In September 2015, Singer & Bassuk brokered a $100 million mortgage from AXA Equitable Life Insurance Company on TF Cornerstone’s headquarters at 387 Park Avenue South. Andy, along with Kathleen McSharry, senior managing director who has been with Singer & Bassuk and its predecessor firm since 1982, was in the running for REBNY’s Most Ingenious Deal of the Year award.
“At the time we went to get financing, the building was not stabilized,” explained Jeremy Shell, the head of finance and acquisitions at TFC. The company had renovated the building and was in the process of re-tenanting some vacant floors but “wanted to take advantage of the current interest rate environment and went out to get permanent financing,” he said.
“Andy creatively structured a master lease arrangement and secured the financing with AXA, and that was a very challenging structure to pull off,” Mr. Shell said. “Because of the creativity Andy brought to the table, and the relationships both we and Andy have with AXA, [we were able] to pull off a successful financing.”
Over the last six years, Andy alone arranged $832 million in both construction and permanent financing for TFC’s seven-building mega-development East Coast in Long Island City. Right now, Singer & Bassuk is about to bring another deal to market for TFC: Carnegie Hall Tower at 152 West 57th Street between Avenue of the Americas and Seventh Avenue. This will be Andy’s fifth time arranging debt on the building, including the original construction loan for the 60-story trophy office in 1988. Most recently, he completed a $190 million refinancing of the property with UBS and Helaba Bank.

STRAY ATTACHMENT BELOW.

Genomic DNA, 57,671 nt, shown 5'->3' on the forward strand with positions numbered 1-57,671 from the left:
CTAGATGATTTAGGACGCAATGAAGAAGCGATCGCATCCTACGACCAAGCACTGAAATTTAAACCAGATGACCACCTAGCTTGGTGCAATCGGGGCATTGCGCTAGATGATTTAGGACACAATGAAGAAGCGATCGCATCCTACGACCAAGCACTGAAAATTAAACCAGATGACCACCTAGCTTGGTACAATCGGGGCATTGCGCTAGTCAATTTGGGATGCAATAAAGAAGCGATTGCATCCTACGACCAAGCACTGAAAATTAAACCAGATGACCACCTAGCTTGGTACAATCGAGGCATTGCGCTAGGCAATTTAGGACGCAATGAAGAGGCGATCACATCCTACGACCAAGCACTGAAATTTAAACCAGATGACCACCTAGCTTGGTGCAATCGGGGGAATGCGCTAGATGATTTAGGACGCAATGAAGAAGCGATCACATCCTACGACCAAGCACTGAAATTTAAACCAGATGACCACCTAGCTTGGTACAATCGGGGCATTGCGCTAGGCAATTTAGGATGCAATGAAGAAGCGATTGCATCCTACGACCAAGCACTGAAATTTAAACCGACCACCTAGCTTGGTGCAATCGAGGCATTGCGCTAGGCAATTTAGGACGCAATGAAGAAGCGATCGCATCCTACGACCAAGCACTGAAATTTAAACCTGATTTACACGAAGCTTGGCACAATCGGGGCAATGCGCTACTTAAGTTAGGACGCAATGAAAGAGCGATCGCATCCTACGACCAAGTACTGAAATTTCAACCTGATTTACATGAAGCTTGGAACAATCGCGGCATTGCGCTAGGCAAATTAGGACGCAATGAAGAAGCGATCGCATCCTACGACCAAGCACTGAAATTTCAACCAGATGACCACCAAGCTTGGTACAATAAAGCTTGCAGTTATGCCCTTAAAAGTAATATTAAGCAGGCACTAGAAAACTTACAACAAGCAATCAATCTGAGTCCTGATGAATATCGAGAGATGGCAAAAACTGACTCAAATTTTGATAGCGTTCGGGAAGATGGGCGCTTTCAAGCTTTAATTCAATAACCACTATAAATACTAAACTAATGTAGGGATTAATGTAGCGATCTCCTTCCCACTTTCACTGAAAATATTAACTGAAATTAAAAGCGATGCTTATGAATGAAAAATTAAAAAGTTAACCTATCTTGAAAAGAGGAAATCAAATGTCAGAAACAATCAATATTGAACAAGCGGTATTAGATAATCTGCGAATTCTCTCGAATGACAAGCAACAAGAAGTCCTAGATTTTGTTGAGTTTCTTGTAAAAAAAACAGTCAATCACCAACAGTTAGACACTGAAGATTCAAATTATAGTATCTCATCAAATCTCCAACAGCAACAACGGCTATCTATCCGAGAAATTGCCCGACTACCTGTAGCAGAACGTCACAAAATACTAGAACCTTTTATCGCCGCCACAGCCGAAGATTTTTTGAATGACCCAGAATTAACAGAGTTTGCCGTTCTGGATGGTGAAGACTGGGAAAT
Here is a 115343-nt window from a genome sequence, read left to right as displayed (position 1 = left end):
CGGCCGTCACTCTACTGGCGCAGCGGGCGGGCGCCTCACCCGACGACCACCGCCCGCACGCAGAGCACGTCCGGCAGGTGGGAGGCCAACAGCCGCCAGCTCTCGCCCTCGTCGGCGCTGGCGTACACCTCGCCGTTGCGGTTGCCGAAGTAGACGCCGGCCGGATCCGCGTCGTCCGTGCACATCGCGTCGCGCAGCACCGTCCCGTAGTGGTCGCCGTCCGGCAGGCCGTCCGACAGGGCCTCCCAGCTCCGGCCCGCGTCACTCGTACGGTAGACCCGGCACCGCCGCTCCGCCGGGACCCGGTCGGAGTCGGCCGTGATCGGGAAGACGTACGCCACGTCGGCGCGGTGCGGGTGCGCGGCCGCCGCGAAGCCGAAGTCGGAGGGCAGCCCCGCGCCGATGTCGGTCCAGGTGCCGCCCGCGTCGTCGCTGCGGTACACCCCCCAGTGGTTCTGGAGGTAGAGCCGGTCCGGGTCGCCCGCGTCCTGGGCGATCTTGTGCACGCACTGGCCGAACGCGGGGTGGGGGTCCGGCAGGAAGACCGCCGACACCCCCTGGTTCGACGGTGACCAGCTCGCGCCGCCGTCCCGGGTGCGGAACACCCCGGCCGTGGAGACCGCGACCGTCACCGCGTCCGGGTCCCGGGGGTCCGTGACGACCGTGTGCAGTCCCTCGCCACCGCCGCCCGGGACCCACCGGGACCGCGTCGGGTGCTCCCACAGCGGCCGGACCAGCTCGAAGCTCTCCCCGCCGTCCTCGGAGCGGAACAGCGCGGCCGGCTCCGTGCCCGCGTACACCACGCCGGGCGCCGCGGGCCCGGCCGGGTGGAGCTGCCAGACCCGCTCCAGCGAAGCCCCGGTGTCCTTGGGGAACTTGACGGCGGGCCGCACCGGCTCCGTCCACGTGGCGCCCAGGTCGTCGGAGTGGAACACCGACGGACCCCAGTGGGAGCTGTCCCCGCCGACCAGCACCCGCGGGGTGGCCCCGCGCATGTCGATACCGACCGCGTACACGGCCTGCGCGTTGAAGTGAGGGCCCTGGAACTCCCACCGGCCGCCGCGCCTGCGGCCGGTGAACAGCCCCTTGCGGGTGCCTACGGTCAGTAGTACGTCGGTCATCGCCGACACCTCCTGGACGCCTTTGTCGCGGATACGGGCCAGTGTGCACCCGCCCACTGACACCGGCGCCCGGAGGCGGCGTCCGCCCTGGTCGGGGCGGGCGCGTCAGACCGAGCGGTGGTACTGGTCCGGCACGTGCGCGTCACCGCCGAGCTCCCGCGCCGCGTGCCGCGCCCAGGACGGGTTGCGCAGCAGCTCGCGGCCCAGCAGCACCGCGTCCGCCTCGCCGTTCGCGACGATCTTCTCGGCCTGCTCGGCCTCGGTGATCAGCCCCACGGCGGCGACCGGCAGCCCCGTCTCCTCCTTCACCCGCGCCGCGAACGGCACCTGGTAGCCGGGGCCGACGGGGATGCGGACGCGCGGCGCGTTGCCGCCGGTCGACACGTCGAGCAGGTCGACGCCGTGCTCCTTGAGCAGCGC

Singer & Bassuk tends toward development deals, which is a point of pride, Scott said, because those types of transactions “take a deeper knowledge base to do and a deep relationship with your client, and you’re creating a very different relationship between a developer and the financing sources.”
Right now, however, there has been a bit of a slowdown in demand for construction financing. Land and labor costs are too high and need to come back down to earth, Andy said. And regulations like Basel-III are driving up bank prices when it comes to those deals.
But it wasn’t always big, glitzy deals. The elder Singer got his start in real estate almost unintentionally. He grew up in the western Bronx, at West 236th Street and Johnson Avenue, attended the then all-boys DeWitt Clinton High School and played bass in a rock band called Ricky & the Catalinas—they would play at churches, synagogues and dances.
He headed to University of Wisconsin—the first in his family to go to college—at the age of 16. During freshman orientation a classmate asked him what he was going to major in. His response was, “What’s a major?”
“I was totally unprepared to go to college,” Andy told Commercial Observer. He was handed a course catalog, rifled through the pages and came across a major called “real estate and urban economics.”